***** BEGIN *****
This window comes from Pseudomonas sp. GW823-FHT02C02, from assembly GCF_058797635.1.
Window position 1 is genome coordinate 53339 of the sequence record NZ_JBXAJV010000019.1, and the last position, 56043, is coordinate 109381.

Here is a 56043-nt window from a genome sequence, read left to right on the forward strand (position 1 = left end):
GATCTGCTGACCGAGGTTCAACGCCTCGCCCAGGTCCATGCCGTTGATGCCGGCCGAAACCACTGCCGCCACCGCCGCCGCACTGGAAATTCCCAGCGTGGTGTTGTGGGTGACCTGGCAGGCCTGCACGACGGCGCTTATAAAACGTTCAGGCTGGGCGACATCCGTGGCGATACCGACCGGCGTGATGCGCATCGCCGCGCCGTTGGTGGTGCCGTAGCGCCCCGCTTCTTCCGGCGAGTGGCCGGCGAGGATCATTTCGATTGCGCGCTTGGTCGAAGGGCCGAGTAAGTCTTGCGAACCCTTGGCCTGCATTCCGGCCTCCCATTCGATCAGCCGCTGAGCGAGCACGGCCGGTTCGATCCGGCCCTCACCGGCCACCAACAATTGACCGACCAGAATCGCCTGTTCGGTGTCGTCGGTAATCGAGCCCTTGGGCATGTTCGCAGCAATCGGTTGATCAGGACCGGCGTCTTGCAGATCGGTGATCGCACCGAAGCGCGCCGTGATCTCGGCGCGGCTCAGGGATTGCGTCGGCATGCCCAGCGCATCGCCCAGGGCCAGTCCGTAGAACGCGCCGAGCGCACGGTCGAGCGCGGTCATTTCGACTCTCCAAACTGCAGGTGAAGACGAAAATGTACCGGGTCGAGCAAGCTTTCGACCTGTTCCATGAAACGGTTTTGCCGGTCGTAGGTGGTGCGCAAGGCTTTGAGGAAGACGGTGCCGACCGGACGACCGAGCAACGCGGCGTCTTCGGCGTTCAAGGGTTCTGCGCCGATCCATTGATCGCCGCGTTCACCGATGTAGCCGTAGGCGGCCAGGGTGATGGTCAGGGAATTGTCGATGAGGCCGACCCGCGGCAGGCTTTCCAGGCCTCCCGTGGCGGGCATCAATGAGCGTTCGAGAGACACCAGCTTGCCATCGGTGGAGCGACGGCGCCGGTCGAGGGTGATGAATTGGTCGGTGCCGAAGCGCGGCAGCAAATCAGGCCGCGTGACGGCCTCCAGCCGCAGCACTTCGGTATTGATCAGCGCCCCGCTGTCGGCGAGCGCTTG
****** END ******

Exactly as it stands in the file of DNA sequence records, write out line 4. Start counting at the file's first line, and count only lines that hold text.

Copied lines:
GATCTGCTGACCGAGGTTCAACGCCTCGCCCAGGTCCATGCCGTTGATGCCGGCCGAAACCACTGCCGCCACCGCCGCCGCACTGGAAATTCCCAGCGTGGTGTTGTGGGTGACCTGGCAGGCCTGCACGACGGCGCTTATAAAACGTTCAGGCTGGGCGACATCCGTGGCGATACCGACCGGCGTGATGCGCATCGCCGCGCCGTTGGTGGTGCCGTAGCGCCCCGCTTCTTCCGGCGAGTGGCCGGCGAGGATCATTTCGATTGCGCGCTTGGTCGAAGGGCCGAGTAAGTCTTGCGAACCCTTGGCCTGCATTCCGGCCTCCCATTCGATCAGCCGCTGAGCGAGCACGGCCGGTTCGATCCGGCCCTCACCGGCCACCAACAATTGACCGACCAGAATCGCCTGTTCGGTGTCGTCGGTAATCGAGCCCTTGGGCATGTTCGCAGCAATCGGTTGATCAGGACCGGCGTCTTGCAGATCGGTGATCGCACCGAAGCGCGCCGTGATCTCGGCGCGGCTCAGGGATTGCGTCGGCATGCCCAGCGCATCGCCCAGGGCCAGTCCGTAGAACGCGCCGAGCGCACGGTCGAGCGCGGTCATTTCGACTCTCCAAACTGCAGGTGAAGACGAAAATGTACCGGGTCGAGCAAGCTTTCGACCTGTTCCATGAAACGGTTTTGCCGGTCGTAGGTGGTGCGCAAGGCTTTGAGGAAGACGGTGCCGACCGGACGACCGAGCAACGCGGCGTCTTCGGCGTTCAAGGGTTCTGCGCCGATCCATTGATCGCCGCGTTCACCGATGTAGCCGTAGGCGGCCAGGGTGATGGTCAGGGAATTGTCGATGAGGCCGACCCGCGGCAGGCTTTCCAGGCCTCCCGTGGCGGGCATCAATGAGCGTTCGAGAGACACCAGCTTGCCATCGGTGGAGCGACGGCGCCGGTCGAGGGTGATGAATTGGTCGGTGCCGAAGCGCGGCAGCAAATCAGGCCGCGTGACGGCCTCCAGCCGCAGCACTTCGGTATTGATCAGCGCCCCGCTGTCGGCGAGCGCTTG